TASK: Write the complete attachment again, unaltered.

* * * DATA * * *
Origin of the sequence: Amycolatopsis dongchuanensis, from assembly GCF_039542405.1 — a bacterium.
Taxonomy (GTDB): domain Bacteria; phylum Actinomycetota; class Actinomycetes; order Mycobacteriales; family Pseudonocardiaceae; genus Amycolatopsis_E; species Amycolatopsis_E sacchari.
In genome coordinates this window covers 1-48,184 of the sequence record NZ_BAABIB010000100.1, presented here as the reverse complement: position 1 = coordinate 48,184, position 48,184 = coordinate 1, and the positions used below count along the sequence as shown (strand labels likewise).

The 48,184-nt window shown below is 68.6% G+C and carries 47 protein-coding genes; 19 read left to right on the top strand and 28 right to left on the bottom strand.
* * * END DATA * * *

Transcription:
Origin of the sequence: Amycolatopsis dongchuanensis, from assembly GCF_039542405.1 — a bacterium.
Taxonomy (GTDB): domain Bacteria; phylum Actinomycetota; class Actinomycetes; order Mycobacteriales; family Pseudonocardiaceae; genus Amycolatopsis_E; species Amycolatopsis_E sacchari.
In genome coordinates this window covers 1-48,184 of the sequence record NZ_BAABIB010000100.1, presented here as the reverse complement: position 1 = coordinate 48,184, position 48,184 = coordinate 1, and the positions used below count along the sequence as shown (strand labels likewise).

The 48,184-nt window shown below is 68.6% G+C and carries 47 protein-coding genes; 19 read left to right on the top strand and 28 right to left on the bottom strand.